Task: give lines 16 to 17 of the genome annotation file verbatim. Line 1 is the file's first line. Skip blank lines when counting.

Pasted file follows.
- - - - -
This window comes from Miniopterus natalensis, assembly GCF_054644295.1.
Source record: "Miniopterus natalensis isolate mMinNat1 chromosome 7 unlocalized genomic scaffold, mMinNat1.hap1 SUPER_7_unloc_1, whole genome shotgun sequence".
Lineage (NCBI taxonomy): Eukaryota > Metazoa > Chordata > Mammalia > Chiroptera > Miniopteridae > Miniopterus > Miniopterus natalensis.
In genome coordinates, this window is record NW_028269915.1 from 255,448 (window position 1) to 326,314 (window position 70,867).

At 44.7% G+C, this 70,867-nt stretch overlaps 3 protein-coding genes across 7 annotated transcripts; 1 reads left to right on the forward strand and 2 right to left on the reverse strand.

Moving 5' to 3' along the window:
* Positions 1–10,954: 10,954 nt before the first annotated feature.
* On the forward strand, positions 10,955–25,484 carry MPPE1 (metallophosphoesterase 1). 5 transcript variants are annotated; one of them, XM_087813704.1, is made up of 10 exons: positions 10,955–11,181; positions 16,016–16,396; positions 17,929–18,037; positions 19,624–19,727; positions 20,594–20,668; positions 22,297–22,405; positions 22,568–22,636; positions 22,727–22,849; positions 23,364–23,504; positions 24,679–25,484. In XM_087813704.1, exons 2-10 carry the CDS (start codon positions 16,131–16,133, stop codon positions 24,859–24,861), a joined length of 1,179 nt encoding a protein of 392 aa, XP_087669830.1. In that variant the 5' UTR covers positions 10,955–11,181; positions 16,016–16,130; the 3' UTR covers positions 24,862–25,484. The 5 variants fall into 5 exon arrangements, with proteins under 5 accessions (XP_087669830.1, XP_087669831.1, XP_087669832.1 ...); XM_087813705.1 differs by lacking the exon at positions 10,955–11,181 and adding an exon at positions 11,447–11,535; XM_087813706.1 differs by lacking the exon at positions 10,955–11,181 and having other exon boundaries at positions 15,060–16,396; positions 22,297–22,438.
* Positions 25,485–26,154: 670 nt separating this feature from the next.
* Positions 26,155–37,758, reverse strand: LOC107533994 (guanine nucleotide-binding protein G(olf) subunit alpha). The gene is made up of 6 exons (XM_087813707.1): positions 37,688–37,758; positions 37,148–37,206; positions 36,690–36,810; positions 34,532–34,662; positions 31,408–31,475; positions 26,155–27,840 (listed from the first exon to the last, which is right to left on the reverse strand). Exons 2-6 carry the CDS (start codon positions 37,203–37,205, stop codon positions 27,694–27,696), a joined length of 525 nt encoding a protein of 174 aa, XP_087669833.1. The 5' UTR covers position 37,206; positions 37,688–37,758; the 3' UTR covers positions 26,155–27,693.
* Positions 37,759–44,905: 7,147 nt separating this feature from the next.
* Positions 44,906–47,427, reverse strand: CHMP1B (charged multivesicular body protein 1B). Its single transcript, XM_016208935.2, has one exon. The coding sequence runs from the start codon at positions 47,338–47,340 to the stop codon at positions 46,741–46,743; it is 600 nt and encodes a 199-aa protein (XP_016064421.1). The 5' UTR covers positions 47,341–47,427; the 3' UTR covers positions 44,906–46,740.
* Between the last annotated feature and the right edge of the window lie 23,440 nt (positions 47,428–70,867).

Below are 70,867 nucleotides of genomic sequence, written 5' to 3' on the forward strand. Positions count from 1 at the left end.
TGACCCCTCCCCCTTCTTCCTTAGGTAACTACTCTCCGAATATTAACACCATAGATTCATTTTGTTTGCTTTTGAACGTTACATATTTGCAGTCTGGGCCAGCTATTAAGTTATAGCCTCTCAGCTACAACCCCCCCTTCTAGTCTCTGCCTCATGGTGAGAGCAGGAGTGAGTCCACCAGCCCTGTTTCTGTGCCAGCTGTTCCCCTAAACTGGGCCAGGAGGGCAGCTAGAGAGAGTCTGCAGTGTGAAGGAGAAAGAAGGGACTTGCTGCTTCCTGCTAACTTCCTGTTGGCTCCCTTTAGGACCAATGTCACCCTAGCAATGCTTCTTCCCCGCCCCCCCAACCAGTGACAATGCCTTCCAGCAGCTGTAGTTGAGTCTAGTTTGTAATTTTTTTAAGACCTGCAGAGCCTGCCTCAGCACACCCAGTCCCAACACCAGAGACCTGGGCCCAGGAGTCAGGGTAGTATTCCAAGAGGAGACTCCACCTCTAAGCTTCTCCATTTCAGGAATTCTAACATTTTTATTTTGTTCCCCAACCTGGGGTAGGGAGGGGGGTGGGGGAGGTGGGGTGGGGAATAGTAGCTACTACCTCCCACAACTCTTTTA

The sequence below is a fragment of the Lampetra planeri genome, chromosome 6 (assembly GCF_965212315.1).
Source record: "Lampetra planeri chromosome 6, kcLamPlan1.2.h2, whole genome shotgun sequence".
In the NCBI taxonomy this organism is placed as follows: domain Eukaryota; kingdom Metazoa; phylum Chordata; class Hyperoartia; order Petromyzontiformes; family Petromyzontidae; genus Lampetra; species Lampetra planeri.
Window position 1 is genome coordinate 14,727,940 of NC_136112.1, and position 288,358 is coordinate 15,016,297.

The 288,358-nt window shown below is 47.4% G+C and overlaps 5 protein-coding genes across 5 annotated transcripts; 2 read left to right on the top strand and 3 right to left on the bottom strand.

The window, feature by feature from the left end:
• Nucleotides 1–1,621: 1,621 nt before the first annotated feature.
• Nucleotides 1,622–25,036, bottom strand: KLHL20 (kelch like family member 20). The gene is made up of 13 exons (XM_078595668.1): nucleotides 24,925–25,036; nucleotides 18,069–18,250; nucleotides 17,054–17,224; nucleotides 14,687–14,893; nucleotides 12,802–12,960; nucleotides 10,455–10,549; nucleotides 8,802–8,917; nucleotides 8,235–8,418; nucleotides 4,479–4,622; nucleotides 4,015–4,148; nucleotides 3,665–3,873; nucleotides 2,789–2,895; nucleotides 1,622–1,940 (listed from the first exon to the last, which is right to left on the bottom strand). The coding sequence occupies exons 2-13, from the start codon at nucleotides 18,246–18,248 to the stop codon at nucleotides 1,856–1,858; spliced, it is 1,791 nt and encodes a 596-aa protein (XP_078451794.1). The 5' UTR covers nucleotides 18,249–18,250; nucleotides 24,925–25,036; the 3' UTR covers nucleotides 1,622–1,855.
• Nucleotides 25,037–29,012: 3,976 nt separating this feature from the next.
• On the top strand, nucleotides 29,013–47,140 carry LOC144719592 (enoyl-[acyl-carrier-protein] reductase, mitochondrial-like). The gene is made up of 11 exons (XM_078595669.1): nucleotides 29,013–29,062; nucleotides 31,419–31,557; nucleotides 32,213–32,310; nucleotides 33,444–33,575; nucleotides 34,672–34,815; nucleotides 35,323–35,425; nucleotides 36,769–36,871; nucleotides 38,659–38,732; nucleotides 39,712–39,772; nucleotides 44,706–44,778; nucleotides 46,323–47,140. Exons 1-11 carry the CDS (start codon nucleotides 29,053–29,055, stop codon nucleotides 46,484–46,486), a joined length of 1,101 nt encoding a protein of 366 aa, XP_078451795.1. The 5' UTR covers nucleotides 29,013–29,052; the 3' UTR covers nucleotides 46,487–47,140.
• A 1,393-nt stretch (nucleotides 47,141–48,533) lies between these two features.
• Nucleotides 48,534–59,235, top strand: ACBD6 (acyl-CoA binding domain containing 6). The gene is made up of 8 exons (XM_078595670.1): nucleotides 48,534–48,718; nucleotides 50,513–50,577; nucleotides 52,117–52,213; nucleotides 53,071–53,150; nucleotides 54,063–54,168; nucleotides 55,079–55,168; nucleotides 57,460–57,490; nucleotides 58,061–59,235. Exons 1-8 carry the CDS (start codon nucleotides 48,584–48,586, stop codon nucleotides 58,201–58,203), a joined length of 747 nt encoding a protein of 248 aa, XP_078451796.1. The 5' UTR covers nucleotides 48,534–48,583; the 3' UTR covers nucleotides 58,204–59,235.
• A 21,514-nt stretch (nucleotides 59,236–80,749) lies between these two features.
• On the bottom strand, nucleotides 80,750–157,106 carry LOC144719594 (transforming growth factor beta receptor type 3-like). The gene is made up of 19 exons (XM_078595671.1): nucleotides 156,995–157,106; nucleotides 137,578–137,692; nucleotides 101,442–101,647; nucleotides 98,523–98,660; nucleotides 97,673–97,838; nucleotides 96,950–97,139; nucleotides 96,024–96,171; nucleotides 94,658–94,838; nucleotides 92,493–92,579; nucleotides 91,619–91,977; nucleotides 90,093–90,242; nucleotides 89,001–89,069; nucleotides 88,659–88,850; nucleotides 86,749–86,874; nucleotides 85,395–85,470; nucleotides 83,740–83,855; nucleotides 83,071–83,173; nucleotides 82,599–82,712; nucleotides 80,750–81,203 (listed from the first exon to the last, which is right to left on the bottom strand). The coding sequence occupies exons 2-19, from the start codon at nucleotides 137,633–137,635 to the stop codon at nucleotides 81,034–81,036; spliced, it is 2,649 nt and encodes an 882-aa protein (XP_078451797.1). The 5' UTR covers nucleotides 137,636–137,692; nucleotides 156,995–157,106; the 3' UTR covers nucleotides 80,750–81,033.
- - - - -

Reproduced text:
The sequence below is a fragment of the Lampetra planeri genome, chromosome 6 (assembly GCF_965212315.1).
Source record: "Lampetra planeri chromosome 6, kcLamPlan1.2.h2, whole genome shotgun sequence".